Russian fairy tales from the Russian of Polevoi, by R. Nisbet Bain, illustrated by Noel L. Nisbet; 1915; Frederick A. Stokes Co., New York.
A collection of Russian fairytales translated from the Russian of Nikolai Polevoy, a notable editor, writer, translator in the early 19th century.
The translations were made by Robert Nisbet Bain, a British historian who worked for the British Museum, and a polyglot who could reportedly speak over twenty languages fluently.
He famously taught himself Hungarian in order that he could read the works of Mór Jókai in the original after first reading him in German, going on to become the most prolific translator into English from Hungarian in the nineteenth century.
“There is an ethereal, otherworldly feeling to this photograph, as this little island in the middle of Tumuch Lake in northern British Columbia appears as if it’s floating in the clouds,” says Shane Kalyn, who submitted this photo to the National Geographic Traveller Photo Contest.
The scene was amazing to witness, let alone be lucky enough to photograph—totally the right place at the right time.”
This photo and caption were submitted to the 2014 National Geographic Traveller Photo Contest.
The opening of Melbourne street artist Rone’s exhibition, Empty, in Fitzroy. (Supplied: Sophie Argiriou)
by Julia Baird
For the artistically stunted among us, the idea of labouring intensely on murals while perched on ladders, cranes and cherry pickers for days or weeks, only to have our beautiful images tagged with graffiti or smashed to rubble, is a profoundly depressing one.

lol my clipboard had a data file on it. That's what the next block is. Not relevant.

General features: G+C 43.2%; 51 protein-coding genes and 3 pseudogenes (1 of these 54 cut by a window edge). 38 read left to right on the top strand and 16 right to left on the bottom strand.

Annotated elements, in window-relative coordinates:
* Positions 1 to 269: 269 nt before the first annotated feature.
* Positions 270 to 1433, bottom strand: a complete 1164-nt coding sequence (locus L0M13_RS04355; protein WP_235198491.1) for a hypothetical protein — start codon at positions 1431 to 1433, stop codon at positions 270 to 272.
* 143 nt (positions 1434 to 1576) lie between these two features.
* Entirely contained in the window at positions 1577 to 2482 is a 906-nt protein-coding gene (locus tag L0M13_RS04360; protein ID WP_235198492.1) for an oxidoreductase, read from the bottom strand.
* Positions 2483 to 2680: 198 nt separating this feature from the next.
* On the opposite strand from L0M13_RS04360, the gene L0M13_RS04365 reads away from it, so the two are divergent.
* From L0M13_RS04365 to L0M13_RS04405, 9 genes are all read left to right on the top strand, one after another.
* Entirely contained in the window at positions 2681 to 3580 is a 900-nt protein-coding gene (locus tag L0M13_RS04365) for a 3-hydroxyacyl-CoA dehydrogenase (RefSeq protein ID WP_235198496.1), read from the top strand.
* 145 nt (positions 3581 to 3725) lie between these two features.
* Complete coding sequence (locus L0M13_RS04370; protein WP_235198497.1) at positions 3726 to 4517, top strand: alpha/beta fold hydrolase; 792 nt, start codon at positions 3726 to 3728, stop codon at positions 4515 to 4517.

But for street artists, it’s a singular thrill. Temporariness is part of the game.
When I stand in an empty old movie theatre, the Star Lyric in Melbourne’s Fitzroy, looking at an enormous, delicately drawn female face, two storeys high, the thought that it will amount to a painted pile of rocks in a few days is difficult to stomach.
But the artist, Rone, created it knowing that the building would be destroyed by developers shortly after his current exhibition, Empty, closes.
A painting of a woman dominates a wall in an empty old movie theatre as light pours through round windows.
Portraits of beautiful women shine in Rone’s exhibition in Melbourne.
A finite lifespan, he says, is what makes street art singular: it blooms suddenly, then is exposed to the elements.
“The temporariness is what makes it contemporary, of the moment, and more important or special,” he says.“When someone paints something on the street it won’t be protected, anyone can come with spray paint and draw a dick on it, and destroy it — but you walk away, there’s not much you can do about it.”